WhatsApp? Technology Keeps Ministry Going

Orphan Outreach Marketplace provides work for Guatemalan artisans

As the coronavirus pandemic spread globally and businesses began shifting to remote work or shutting down, whether temporarily or permanently, Orphan Outreach Marketplace took a different approach.

Orphan Outreach Marketplace, a social enterprise for faith-based Orphan Outreach, needed new ways to design products and communicate with partner foreign artisans when the usual method, mission trips to Guatemala, became unavailable.

WhatsApp, a free mobile text, voice, and messaging service, made it possible to continue operating, said Jennifer Kassing, a Preston Hollow resident and OO Marketplace product designer.

“It is an incredible way we can all globally stay connected,” Kassing explained, adding it also helped with maintaining consistent relationships and building new ones.

For Kassing, the most challenging part involved language. Some artisans would message her in Spanish because they don’t speak English. She used Google Translate to understand their message and compose her replies, but it doesn’t always translate correctly.

Communication depends on sending one question at a time and getting an answer before asking another, she said.

“There is a lot of detail in design and development when it comes to colors, measurements, and sizes,” Kassing said.

With communication maintained, OO Marketplace could continue to source products for its online business while providing employment to the artisans and revenue for Orphan Outreach’s ministry to vulnerable children and families in several nations.

“People that I have never met that I have gotten to know, I now know their children’s name, their husband’s name, and their community very well,” Kassing said. “I know things they needed prayer for.”

OO Marketplace grossed more than $70,000 while providing work for more than 100 artisans in Guatemala and their families, she said.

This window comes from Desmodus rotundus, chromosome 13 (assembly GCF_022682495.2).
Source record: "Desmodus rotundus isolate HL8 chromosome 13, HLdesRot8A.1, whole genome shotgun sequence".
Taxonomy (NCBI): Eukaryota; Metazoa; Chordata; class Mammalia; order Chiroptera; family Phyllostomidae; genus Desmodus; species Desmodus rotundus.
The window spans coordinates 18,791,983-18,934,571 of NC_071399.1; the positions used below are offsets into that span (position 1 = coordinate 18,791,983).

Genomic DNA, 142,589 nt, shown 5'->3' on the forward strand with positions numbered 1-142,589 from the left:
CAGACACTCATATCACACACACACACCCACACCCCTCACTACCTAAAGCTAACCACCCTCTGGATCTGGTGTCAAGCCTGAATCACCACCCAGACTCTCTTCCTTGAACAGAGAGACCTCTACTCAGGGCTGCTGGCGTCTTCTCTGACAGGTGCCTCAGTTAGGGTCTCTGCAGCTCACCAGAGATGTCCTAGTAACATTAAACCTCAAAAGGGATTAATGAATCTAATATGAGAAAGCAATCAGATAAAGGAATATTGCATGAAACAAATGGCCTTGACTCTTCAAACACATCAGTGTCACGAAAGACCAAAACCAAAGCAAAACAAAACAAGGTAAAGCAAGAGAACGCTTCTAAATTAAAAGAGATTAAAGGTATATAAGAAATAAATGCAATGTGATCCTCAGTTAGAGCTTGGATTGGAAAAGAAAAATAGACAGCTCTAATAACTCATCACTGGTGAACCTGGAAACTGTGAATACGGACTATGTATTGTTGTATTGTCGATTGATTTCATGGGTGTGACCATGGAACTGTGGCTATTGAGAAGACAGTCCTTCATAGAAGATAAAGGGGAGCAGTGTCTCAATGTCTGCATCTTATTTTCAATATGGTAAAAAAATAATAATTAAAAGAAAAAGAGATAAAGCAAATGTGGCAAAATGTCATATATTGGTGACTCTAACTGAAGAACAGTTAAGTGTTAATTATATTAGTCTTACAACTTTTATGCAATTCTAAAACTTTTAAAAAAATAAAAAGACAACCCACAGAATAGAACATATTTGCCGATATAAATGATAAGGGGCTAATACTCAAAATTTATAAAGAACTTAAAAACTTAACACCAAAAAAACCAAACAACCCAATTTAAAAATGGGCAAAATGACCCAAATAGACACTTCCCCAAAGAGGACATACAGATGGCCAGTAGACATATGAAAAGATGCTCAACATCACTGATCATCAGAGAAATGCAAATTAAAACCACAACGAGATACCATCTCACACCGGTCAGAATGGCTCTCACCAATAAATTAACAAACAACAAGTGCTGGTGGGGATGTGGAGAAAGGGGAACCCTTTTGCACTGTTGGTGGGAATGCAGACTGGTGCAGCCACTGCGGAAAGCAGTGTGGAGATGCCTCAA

“Keeping those relationships and connections literally makes me a different person now from when I started this because of these amazing people that have such humility and integrity,” Kassing said. “They have so little, yet they bring so much joy and impaction to their craft, and they have blessed me beyond measure.”

OO Marketplace works with 11 artisan groups in Guatemala and partners with two companies in the United States that support efforts to end human trafficking in North Texas and China. Products include scarfs, towels, pillowcases, bags, clothing, and other items.

“I really think the Lord went before us in this, and because we have been working with artisans for so many years in Guatemala, I think it was just an obvious opening to be able to continue working with these artisans,” Kassing said. “Since it happened right at the time COVID started, we were able to come alongside them and help provide meals, and kids were able to stay in school. All of the proceeds from our product selling in the United States go back to our orphan and vulnerable children program. I think in the years to come, we might think of something else, but we did what we could with what we had. God was really gracious to bless our ministry and our artisans, and for that, we are so thankful.”

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